Converting "language" to an enum ("language: %d message %s"), and converting "size" so that it was just "%zu" instead of "size: %zu" thinking it may be faster to parse did not seem to improve my life dramatically except for making my code a little harder to read.
47211696 [custom instruments] defaults for <enum> Elements
47211508 [custom instruments] <enum> as a top level declaration
while going through the exercise of using enumerations.
Is os-signpost-interval-schema recording backtraces even though I don't care about backtraces? I don't have a backtrace column anywhere...
Also, backtrace recording is not implemented at this time. It's turned on at the logging handle level, and by default log handles do not record them.
Since you're on a Mac, run "log stats" from the command line. If you want to be pro, you can use "log collect" to create an archive of the window of time you were seeing the problem, then run "log stats --archive path" to narrow it down. When it finishes, it will give you a break down of who is filling up the logs. Logging is a shared resource on the system, so the overload doesn't have to be caused by your app.
In live mode, data is sent directly to an Instruments recording service, so if the recording service backs up, the data gets dropped rather than blocking the sender. In Windowed Mode, logging signposts goes into something like a circular memory buffer, so it's very hard to overload. The downside is that the older data is evicted from memory quicker. If the problem you're seeing is still happening in Windowed Mode, then something isn't functioning as it was designed. That's not good.
With regards to live mode, choosing a target rather than All Processes can help, and not including instruments with wide open filters like "os_signpost" and "os_log" will also help. Since I see the "custom instruments" tag, I'm assuming you've supplied a subsystem and category and are using your own custom instruments, so the filtering you get with that should help with the data loss.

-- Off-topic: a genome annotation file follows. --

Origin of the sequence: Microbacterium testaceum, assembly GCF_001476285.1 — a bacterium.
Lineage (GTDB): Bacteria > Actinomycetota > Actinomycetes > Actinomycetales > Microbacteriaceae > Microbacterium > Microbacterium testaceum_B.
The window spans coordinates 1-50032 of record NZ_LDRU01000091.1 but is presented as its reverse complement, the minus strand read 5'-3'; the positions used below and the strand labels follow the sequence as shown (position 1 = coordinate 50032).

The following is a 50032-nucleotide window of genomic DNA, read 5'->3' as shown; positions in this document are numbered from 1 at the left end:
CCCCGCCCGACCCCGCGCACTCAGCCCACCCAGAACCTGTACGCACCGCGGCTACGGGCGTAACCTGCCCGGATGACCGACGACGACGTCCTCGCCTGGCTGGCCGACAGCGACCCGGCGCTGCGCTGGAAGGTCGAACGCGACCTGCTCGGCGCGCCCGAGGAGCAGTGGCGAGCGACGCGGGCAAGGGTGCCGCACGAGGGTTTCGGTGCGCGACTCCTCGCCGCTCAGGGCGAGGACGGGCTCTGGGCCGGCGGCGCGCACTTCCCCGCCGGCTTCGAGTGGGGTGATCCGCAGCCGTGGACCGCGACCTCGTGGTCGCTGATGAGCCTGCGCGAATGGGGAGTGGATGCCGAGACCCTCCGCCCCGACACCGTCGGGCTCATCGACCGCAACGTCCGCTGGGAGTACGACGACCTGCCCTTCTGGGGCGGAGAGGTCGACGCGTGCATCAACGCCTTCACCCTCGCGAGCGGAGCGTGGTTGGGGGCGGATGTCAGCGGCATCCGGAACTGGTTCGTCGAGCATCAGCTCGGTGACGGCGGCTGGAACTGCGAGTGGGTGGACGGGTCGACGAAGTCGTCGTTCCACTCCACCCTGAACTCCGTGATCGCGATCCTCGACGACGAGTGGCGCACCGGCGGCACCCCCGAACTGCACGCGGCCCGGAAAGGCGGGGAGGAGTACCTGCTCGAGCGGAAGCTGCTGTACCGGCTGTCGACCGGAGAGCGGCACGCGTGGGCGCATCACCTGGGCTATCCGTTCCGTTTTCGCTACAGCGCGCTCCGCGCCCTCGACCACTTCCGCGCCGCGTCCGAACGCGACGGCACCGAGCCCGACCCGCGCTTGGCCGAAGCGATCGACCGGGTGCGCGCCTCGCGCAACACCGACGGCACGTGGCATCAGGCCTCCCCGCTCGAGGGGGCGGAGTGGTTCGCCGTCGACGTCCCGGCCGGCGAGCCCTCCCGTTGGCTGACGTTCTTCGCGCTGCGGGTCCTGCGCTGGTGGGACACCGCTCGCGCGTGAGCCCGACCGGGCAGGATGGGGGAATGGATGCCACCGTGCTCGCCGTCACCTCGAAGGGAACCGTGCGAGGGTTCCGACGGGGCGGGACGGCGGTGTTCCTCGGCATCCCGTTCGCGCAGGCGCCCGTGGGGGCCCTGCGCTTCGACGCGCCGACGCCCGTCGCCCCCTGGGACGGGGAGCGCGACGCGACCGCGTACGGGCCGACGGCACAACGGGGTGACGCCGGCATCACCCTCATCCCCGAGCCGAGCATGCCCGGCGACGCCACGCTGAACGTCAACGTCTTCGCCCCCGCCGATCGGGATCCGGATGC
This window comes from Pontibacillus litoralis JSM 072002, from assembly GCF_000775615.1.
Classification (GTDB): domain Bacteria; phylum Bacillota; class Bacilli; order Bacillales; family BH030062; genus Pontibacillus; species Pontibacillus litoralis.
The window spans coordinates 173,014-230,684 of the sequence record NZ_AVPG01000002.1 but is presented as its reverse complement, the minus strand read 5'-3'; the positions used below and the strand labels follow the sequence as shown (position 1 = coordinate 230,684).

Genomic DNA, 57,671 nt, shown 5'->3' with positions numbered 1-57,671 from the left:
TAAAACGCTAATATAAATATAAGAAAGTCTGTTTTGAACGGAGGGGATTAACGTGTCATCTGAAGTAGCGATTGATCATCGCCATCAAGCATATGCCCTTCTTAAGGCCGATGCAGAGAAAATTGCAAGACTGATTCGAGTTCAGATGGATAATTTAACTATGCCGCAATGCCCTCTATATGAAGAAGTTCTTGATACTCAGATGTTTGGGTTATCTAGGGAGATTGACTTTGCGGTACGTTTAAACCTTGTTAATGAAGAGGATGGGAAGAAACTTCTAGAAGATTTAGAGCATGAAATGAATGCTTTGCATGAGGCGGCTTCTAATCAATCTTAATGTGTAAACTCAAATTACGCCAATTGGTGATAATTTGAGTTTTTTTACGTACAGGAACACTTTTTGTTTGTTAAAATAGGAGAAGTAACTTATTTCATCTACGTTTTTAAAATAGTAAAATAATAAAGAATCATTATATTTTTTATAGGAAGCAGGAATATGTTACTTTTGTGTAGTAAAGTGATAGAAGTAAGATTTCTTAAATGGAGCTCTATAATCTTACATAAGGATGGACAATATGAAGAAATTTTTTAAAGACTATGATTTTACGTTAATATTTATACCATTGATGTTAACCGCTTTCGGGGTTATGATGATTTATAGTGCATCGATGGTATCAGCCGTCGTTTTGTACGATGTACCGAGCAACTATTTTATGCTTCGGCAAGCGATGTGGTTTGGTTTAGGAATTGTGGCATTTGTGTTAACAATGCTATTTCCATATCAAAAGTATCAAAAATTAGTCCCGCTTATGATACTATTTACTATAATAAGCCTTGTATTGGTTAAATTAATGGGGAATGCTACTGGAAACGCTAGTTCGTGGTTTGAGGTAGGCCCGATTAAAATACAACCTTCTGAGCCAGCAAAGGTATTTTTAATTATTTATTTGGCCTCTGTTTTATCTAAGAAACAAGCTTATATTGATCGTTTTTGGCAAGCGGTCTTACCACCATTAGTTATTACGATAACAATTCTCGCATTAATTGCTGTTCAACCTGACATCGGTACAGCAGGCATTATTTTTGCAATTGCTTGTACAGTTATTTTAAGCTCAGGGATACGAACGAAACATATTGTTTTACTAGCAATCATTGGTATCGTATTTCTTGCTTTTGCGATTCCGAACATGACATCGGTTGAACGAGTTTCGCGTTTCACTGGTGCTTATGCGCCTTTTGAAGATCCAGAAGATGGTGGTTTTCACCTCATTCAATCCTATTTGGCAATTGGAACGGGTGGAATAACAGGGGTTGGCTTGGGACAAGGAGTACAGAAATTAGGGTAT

Oh, and finally, having "Console.app" open does change the equation a bit, so I'd recommend quitting that app before recording.
Sorry I wasn't completely clear...
I am recording off of an iPhone (SE) to my Mac via USB. Not sure if that makes any difference.
I am focusing on a single app, and the only instrument that I am recording is my own.
Console.app is not open.
As far as I know there is no equivalent to "log collect" to pick up data from my phone... happy to be educated of course
So it does appear windowed mode is working okay (contrary to what I said previously)/ I set the window for "20 seconds" and it doesn't appear to overflow. This seems odd to me though given that my run is usually about 8 seconds. Why does windowed mode work for 20 seconds, but live or deferred mode does not?
And how fast is "too fast" in general and how many is too many? I see in the recording preferences that there is a DTrace buffer control. Does this buffer work for ktrace as well?
My custom instrument is pretty useless if I can't sort this out.
DTrace doesn't exist on iOS. Ktrace buffers are sized based on a heuristic. Both of these technologies can be overrun if Instruments can't drain the data quickly enough, in both live and deferred modes.
I've been able to comfortably record thousands of messages per second on a Mac in live mode, but the performance impact is measurable in a time profile. iOS's capacity to record varies greatly between devices, but I'd expect hundreds per second to be achievable. The other problem you might be seeing is that if your app has taken so many system resources that Instruments can't get enough time and memory to move the data off the device, then that could manifest the same way.
Live and deferred modes requires every signpost to be forwarded to Instruments. This bypasses all the optimizations made by the system in order to display the data immediately. It's true, deferred mode can batch the data, but it does imply lossless recording when possible, so it uses the same machinery as live mode. Under heavy loads, it can still be overrun.
In Windowed mode, however, Instruments steps out of the way and lets the OS record signposts into its circular buffer, making it theoretically impossible to overload it under normal use. Windowed mode is used for dense recordings where a long trace is impractical to even analyze by the user (i.e. too much hay to find your needle).